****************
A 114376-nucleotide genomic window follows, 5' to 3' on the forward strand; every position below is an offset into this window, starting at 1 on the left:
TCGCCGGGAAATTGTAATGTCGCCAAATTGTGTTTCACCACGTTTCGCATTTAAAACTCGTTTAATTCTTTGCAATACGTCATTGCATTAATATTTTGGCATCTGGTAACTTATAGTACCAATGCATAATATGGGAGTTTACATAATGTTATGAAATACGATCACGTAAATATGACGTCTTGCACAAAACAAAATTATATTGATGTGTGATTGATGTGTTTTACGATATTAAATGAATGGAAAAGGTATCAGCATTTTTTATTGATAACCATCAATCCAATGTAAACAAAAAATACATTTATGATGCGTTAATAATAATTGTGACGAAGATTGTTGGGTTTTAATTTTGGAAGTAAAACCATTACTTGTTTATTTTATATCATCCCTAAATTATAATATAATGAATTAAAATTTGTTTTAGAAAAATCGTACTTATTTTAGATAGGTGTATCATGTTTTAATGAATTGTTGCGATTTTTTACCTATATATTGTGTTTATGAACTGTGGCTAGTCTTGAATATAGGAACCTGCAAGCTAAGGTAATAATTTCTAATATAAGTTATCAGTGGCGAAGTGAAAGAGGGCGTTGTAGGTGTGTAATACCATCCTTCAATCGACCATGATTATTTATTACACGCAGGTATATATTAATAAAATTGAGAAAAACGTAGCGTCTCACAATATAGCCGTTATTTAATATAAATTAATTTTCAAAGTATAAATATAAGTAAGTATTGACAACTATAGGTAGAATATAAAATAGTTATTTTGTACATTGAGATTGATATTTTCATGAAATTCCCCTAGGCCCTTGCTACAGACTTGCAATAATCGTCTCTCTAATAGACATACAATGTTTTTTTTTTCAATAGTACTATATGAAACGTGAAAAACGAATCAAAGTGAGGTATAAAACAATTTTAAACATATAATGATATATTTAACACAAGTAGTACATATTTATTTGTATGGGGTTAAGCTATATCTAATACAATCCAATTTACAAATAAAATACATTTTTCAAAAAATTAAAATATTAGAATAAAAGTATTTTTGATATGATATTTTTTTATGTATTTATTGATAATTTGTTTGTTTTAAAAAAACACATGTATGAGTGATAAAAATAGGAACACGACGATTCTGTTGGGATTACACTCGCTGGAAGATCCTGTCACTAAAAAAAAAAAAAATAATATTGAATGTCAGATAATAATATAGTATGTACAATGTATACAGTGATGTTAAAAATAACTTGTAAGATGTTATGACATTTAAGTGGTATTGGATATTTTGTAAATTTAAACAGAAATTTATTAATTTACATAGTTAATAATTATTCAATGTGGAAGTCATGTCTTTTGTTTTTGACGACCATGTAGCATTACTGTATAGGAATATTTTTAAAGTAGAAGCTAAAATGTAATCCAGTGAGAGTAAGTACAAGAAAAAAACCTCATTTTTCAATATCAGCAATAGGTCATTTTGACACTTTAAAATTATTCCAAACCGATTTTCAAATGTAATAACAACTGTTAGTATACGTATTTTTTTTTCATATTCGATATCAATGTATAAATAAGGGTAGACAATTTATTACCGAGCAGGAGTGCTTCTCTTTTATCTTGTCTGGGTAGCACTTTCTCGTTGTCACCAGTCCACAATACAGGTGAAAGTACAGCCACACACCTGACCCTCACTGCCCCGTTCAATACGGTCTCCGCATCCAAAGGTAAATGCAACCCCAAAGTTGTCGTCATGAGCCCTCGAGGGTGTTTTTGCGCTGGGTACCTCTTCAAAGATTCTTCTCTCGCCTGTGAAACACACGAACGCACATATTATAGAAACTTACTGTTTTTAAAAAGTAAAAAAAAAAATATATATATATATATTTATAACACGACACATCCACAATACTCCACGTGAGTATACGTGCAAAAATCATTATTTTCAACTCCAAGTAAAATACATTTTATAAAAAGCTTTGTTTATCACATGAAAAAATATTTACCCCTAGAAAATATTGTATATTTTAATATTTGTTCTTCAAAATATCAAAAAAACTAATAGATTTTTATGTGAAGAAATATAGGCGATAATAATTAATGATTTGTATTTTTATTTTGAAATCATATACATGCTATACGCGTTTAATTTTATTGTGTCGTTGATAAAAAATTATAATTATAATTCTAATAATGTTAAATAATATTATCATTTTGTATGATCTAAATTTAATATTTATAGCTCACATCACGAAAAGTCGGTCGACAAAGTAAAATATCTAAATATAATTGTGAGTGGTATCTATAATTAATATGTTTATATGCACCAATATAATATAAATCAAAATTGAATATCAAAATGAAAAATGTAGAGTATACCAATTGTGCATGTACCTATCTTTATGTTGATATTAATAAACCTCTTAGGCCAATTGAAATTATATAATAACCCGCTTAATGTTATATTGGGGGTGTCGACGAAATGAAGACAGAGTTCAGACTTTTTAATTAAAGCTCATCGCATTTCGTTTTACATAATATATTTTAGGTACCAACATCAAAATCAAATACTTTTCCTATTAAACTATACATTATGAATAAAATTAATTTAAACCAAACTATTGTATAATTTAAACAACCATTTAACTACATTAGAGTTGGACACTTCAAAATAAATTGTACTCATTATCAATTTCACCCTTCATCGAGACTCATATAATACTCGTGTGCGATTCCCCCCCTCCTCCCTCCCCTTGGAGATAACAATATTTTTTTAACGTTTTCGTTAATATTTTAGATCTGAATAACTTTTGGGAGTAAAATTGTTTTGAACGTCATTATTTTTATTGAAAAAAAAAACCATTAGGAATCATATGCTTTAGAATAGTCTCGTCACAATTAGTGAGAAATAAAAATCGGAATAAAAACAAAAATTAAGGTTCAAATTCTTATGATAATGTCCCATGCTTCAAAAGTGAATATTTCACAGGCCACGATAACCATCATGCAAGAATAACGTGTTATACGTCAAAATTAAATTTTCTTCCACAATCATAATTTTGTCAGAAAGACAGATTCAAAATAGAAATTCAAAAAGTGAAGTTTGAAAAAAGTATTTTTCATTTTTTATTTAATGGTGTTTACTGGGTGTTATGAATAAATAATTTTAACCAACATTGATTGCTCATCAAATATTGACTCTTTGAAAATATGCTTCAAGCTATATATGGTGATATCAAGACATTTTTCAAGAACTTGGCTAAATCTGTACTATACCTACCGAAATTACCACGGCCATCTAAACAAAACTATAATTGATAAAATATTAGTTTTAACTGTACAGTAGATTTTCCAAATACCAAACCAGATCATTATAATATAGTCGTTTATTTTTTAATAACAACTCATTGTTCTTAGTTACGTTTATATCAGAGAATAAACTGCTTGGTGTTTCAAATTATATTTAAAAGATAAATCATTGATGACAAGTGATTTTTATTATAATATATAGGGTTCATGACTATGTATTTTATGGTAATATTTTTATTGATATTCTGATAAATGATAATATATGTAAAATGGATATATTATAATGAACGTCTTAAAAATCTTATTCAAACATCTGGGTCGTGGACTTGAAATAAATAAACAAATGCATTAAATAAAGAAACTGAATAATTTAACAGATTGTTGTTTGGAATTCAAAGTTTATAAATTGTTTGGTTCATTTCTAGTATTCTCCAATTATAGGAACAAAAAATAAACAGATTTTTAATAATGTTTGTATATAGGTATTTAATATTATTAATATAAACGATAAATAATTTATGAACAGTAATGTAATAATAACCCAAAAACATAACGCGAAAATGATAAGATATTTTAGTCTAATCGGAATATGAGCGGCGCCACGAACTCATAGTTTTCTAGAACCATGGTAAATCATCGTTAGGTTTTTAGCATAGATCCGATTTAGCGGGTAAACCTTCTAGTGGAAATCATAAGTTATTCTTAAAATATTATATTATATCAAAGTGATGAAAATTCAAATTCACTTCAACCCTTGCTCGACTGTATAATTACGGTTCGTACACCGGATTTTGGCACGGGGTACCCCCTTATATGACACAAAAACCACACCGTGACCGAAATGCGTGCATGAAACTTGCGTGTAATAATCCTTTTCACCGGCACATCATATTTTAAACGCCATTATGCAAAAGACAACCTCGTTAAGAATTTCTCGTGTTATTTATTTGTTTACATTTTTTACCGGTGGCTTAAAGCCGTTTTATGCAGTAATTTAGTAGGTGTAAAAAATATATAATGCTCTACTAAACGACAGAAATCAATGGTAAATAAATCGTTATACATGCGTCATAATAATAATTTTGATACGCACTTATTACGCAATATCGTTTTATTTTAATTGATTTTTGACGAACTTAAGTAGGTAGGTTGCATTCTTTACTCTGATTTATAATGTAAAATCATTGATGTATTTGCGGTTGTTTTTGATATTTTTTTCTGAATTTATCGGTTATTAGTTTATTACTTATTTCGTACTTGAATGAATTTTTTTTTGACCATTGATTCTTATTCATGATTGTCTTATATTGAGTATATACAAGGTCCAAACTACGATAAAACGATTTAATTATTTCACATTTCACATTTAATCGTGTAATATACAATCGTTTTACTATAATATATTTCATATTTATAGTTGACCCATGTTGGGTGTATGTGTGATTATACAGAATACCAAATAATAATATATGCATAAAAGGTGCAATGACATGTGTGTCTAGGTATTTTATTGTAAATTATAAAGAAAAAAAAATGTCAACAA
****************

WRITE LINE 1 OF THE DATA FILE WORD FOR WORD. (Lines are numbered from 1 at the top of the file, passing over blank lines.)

A 114376-nucleotide genomic window follows, 5' to 3' on the forward strand; every position below is an offset into this window, starting at 1 on the left: